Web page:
Islam rediscovered Jerusalem 50 years after Muhammad’s death. In 682 CE, ‘Abd Allah ibn al-Zubayr rebelled against the Islamic rulers in Damascus, conquered Mecca and prevented pilgrims from reaching Mecca for the Hajj. ‘Abd al-Malik, the Umayyad Caliph, then needed an alternative site for the pilgrimage and settled on Jerusalem which was at that time under his control. To justify this choice, a verse from the Koran was chosen (17,1 = sura 17, verse 1) which states (trans. by Majid Fakhri):
“Glory to Him who caused His servant to travel by night from the Sacred Mosque to the Farthest Mosque, whose precincts We have blessed, in order to show him some of Our Signs, He is indeed the All-Hearing, the All-Seeing.”
The meaning ascribed to this verse (see the commentary in al-Jallalayn) is that “the furthest mosque” (al-masgid al-aqsa) is in Jerusalem, and that Muhammad was conveyed there one night (although by camel the journey took three days), on the back of al-Buraq, a magical horse with the head of a woman, wings of an eagle, the tail of a peacock, and hoofs reaching to the horizon. He tethered the horse to the Western Wall of the Temple Mount and from there ascended to the seventh heaven together with the angel Gabriel. On his way, he met the prophets of other religions who are the guardians of the Seven Heavens: Adam, Jesus, St. John, Joseph, Idris (=Seth?), Aaron, Moses and Abraham — who all accompanied him on his way to Allah and accepted him as their master.
Islam tries in this way to gain legitimacy over other, older religions: It creates a scene in which the former prophets agree to Muhammad’s mastery, and make him Khatam al-Anbiya’ (“the Seal of the Prophets”).
According to this legend, Islam came to the world to replace Judaism and Christianity, not to live side by side with them.
Ironically, this miraculous account contradicts a number of the tenets of Islam: How can a living man of flesh and blood ascend to heaven? How can a mythical creature carry a mortal to a real destination? Questions such as these have caused orthodox Muslim thinkers to conclude that the nocturnal journey was a dream of Muhammad’s. The journey and the ascent serve Islam to “go one better” than the Bible: Moses “only” went up to Mt. Sinai, in the middle of nowhere, and drew close to heaven, whereas Muhammad went all the way up to Allah from Jerusalem itself.
There are difficulties, however, with the belief that the al-Aqsa mosque described in Islamic tradition is located in Jerusalem:
For one, the people of Mecca, who knew Muhammad well, did not believe this story. Only Abu Bakr (later the first Caliph), believed him and was therefore called al-Siddiq (“the Believer”).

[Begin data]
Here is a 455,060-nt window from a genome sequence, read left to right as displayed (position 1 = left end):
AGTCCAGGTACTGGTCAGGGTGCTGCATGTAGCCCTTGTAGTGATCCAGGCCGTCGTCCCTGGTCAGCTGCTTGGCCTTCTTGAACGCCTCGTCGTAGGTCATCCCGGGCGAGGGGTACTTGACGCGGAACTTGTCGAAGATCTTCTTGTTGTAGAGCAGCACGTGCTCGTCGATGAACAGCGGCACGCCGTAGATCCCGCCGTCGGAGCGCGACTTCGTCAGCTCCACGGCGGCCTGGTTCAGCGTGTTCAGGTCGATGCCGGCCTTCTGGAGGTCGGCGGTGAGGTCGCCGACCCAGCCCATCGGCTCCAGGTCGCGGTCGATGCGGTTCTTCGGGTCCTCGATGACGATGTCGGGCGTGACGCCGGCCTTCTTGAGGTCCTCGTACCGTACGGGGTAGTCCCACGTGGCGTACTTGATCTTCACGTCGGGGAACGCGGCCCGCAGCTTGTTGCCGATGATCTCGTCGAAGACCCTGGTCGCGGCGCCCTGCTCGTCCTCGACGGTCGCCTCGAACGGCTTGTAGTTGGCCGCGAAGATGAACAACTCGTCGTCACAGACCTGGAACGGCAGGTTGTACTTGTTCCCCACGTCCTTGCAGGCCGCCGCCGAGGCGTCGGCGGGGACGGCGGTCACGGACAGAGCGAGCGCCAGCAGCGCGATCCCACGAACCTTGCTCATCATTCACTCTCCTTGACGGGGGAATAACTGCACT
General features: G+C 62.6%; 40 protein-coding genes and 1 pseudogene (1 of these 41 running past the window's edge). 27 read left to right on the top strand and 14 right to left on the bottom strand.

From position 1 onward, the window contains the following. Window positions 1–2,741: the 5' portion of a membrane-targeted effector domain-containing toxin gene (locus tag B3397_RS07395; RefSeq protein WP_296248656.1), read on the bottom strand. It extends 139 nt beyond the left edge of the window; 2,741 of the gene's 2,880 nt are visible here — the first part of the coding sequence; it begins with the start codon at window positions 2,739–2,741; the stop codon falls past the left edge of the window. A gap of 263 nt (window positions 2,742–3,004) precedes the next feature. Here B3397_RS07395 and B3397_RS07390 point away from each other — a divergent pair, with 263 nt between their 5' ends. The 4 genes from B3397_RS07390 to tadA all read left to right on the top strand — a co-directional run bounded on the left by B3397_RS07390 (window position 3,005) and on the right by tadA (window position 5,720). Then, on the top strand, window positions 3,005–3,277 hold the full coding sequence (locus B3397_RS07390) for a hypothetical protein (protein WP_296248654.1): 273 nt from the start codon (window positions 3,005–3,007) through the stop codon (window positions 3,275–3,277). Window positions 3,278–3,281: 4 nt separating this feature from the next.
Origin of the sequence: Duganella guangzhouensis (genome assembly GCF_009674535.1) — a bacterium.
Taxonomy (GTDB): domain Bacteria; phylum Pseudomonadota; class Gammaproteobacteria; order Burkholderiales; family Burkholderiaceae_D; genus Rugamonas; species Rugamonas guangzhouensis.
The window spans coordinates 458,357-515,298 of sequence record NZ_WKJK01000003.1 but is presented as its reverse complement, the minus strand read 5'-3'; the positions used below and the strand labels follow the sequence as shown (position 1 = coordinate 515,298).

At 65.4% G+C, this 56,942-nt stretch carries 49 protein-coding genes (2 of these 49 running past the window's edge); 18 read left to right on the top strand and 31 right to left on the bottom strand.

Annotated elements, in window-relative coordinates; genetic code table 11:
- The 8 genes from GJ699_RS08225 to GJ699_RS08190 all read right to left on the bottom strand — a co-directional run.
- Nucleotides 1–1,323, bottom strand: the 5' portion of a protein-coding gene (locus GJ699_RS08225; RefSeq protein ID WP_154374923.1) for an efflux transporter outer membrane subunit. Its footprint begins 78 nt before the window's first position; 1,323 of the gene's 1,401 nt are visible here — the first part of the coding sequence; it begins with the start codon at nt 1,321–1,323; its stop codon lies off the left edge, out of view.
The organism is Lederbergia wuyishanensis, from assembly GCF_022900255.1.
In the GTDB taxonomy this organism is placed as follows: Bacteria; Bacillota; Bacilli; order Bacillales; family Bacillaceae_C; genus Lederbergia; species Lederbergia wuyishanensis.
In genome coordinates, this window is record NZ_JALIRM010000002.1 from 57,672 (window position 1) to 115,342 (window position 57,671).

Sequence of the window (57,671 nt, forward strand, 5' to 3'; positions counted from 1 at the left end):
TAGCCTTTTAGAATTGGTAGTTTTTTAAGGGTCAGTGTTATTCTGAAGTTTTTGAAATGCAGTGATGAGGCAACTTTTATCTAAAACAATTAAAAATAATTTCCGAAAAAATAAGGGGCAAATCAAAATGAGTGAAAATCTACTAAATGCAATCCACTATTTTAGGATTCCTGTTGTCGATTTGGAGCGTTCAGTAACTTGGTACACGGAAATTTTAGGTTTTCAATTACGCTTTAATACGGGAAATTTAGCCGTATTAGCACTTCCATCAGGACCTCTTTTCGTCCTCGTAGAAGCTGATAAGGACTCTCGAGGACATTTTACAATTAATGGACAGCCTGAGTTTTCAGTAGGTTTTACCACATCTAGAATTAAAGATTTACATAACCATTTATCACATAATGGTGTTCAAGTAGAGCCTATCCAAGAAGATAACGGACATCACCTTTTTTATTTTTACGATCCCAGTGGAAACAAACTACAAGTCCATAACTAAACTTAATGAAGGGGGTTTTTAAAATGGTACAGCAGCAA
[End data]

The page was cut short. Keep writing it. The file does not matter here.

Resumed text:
A second difficulty is that Islamic tradition tells us that the al-Aqsa mosque is near Mecca on the Arabian peninsula. This was unequivocally stated in “Kitab al-Maghazi” (Oxford University Press, 1966, vol. 3, pp. 958-9), a book by the Muslim historian and geographer al-Waqidi.
According to al-Waqidi, there were two “masjeds” (places of prayer) in al-Gi’irranah, a village between Mecca and Ta’if, one was “the closer mosque” (al-masjid al-adna) and the other was “the farther mosque” (al-masjid al-aqsa), where Muhammad would pray when he went out of town. This description by al-Waqidi, however, supported by a chain of authorities (isnad), was not “convenient” for the Islamic propaganda of the 7th century.
To establish a basis for the “holiness” of Jerusalem in Islam, the Caliphs of the Ummayad dynasty invented “traditions” upholding the value of Jerusalem (known as “fadha’il bayt al-Maqdis”), and which would justify a pilgrimage to Jerusalem for the faithful Muslims. Thus was “the farther mosque,” al-Masjid al-Aqsa, “transported” to Jerusalem.
Saladin also adopted the myth of al-Aqsa and these “traditions” to recruit and inflame the Muslim warriors against the Crusaders in the 12th century.
Another aim of the Islamization of Jerusalem was to undermine the legitimacy of the older religions, Judaism and Christianity, which consider Jerusalem to be a holy city. As Jews and Christians had changed and distorted (“ghyyarou wa-baddalou”) the Word of God, each in their turn, Islam is presented as the only legitimate religion, destined to replace the other two.
“The Day of Judgement will not come about until Muslims fight the Jews (killing the Jews), when the Jew will hide behind stones and trees. The stones and trees will say O Muslims, O Abdullah, there is a Jew behind me, come and kill him. Only the Gharkad tree, (a certain kind of tree) would not do that because it is one of the trees of the Jews.” (related by al-Bukhari and Muslim).
don’t believe the http://xrl.us/Deception
Tolerance becomes a crime when applied to evil -Thomas Mann
I suggest people look up Mohammad Amin al-Husayni before debating further. Ask yourself does Fatah recognize the Holocaust? and why not? the answer is because the root of the creation of the so called Palestinian people is part of the “Final Solution”. The Holocaust against the Jews never stopped, it merely changed it’s language and created a fictional identity. Jerusalem is not a holy city in the works of Mohammad. In fact there was never a Mosque in Jerusalem during his lifetime. This is historical fact. The entire recreation of history is merely an attack on Jews. Since http://xrl.us/Islamic doctrine has more violence in it then the works of Adolf Hitler this is not a surprise that they would revision such things.